Elimination Communication is a gentle process. It is not about ‘training’ your baby or rushing them to grow up before they are ready. It’s about the baby communicating their need to go, relaxing and releasing at will with the parent supporting them over an appropriate receptacle. This could be a bucket, toilet, sink, the grass or a specialised infant potty. The baby’s ability to retain their pee and poo develops at the baby’s pace as a natural consequence of his or her awareness.
Millions of parents around the world can attest to the fact that babies clearly can voluntarily regulate their elimination without any coercion or negative effects whatsoever. Parents often feel an increased closeness and respect for their baby. Seeing your baby obviously signal their need to go and respond to your cue gives you such a feeling of pride and respect, it’s amazing.
A Different Kind of Work
A young baby can pee every 10-20 mins after nursing for 1-2 hrs. This seems like it lot of work! How do you get anything else done? When your baby is very young it is a lot of work, but so is changing, scrubbing and washing nappies. I discovered it was so much more enjoyable to help my baby toilet in a bowl or potty than it was to leave them while I scrubbed and rinsed his nappy. I found it was just a different use of my time.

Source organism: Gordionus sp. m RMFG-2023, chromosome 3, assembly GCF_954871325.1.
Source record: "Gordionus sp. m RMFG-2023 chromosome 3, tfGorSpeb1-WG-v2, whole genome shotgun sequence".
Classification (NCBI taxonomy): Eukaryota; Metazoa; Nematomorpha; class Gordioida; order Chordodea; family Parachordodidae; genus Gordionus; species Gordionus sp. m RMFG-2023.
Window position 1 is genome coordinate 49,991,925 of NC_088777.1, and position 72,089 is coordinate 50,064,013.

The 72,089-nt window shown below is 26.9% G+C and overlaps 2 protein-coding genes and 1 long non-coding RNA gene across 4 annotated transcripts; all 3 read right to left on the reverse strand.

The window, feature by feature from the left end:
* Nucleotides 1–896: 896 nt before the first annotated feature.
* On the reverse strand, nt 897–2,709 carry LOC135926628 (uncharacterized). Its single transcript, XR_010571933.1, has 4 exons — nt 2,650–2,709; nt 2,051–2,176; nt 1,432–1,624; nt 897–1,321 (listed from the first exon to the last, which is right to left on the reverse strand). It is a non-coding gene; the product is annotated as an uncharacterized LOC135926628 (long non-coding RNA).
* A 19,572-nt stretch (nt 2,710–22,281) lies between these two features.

Tuning into your baby in this way does require commitment and effort, as does being a responsive parent in general. Most parents in our society prefer to use nappies as a back up, at least part-time during the early learning phase, on outings and at night if they don’t awaken in time to respond to their baby’s need to go. I found that when my baby was in a full nappy I tended to get distracted or wait just a little too long and miss his pee. This then set me back for the next one as I wasn’t sure exactly when he had gone. At different stages of my sons’ infancy their signals were not strong and I relied a lot on timing.